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‘Part of the Parade’ Ladies dressed in Carnival Outfits at Notting Hill Carnival 2018 (Photo Source: Sky News)

The True Meaning of Notting Hill Carnival – The Windrush Race Riots 1958

In the 1950’s Notting Hill was not the stomping ground of the rich as it is today. Back then it was an area of slum housing, poverty and high crime where many gypsy and poor people lived. In 1958 the Conservative government in power promoted open immigration from the Caribbean to fill the shortage of workforce in the country due to many men being killed or injured in the World War 2. Many Londoners also did not want the low paid menial jobs on offer from public companies like Royal Mail or London Transport and neither did they want to live in derelict London and so moved out to new housing in areas like Essex.

 

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HMT Empire Windrsuh Source: http://www.theweek.co.uk

Londons’ new workforce disgruntled many white Londoners’ at the time and West London areas such as Ladbroke Grove, Paddington and Notting Hill erupted in race riots. Cover ups by both the Home Office and Scotland Yard led to a lack of confidence in the police who had made false claims that the rioting was not about race. Years later police testimonies revealed this to be untrue. Constable Richard Bedford said he had seen a mob of over 300 to 400 white people shouting “We will kill all black bastards. Why don’t you send them home?” Another constable by the name of McQueen said that on the same night he was told “Mind your own business coppers. Keep out of it. We will settle these nigers our way. We’ll murder the bastards”. This caused distrust blacks to distrust the police. A distrust which is still present today. Further Reading can be found on the riots that reveal hidden information on the 5 nights of terrorism in Notting Hill that year.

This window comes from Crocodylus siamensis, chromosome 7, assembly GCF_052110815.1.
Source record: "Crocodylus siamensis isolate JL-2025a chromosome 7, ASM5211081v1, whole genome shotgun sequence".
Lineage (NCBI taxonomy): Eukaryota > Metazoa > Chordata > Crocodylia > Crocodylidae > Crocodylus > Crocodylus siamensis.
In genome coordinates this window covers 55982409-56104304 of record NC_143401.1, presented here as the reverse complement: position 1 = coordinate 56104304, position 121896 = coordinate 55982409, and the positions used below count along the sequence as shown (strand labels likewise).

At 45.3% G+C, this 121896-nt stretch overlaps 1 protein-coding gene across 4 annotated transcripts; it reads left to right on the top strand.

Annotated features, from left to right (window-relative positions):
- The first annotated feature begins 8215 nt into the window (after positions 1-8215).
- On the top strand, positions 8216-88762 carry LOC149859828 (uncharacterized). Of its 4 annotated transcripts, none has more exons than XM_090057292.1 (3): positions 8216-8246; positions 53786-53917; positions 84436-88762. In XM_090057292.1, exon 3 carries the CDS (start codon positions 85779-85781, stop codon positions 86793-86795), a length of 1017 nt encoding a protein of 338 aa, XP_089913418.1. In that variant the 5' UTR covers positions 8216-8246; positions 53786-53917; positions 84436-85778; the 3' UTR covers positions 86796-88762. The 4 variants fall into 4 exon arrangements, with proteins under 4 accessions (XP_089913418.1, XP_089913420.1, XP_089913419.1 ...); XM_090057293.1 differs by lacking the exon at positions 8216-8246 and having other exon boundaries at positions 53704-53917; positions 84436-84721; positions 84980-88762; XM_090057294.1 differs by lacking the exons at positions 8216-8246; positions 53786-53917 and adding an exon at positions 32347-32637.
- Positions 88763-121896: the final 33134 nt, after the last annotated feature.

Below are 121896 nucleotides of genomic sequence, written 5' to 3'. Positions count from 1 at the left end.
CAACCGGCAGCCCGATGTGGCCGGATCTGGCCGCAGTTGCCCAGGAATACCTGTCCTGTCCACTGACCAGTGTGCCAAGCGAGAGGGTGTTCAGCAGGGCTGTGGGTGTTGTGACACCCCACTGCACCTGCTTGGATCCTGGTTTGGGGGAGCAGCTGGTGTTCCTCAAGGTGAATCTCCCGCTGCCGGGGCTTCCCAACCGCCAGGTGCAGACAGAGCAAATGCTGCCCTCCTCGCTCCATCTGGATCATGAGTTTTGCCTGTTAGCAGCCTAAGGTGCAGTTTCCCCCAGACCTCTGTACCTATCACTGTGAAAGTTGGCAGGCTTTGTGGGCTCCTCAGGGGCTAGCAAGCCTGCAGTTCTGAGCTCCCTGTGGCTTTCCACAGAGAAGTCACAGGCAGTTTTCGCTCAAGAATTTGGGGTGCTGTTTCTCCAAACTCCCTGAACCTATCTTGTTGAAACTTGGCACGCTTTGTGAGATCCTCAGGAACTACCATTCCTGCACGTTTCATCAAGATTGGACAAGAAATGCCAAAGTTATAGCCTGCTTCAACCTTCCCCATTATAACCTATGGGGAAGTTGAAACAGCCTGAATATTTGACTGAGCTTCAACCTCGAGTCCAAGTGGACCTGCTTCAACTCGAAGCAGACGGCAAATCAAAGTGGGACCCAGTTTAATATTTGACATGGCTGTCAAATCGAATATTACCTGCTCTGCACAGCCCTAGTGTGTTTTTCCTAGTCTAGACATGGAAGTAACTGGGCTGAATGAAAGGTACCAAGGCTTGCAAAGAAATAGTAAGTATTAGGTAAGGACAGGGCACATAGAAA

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Ladbroke Grove in Notting Hill 1958 (Picture Source: http://www.mynottinghillcarnival.com)

After World War 2 the number of Caribbean migrant residents settling in London during what is known as the Windrush period was estimated at over 100,000 by 1961. Many Landlords would not rent to black families, with the  slogans ‘no blacks, no Irish, no dogs’ written on doors of many establishments. Infamous landlords such Rachman bought many derelict properties in the area and decided he would only rent his substandard properties damaged in WW2 to blacks and Irish; who would group together and share housing and then invest in their own properties. There were often 2 or 3 families sharing one house.

Work was getting scarce for whites and in those days there was no social security, free health service or benefits. Financial pressure and ignorance bought about hostility toward the Caribbean community from the working class, ‘Teddy Boys’ and fascist right wing groups stirred up conflict in the area distributing anti-immigration leaflets. People such as Sir Oswald Mosley and his British Union Movement and ‘White Defence League’ held ‘Keep Britain White’ street meetings in protest against immigration, harassing black people and homeowners.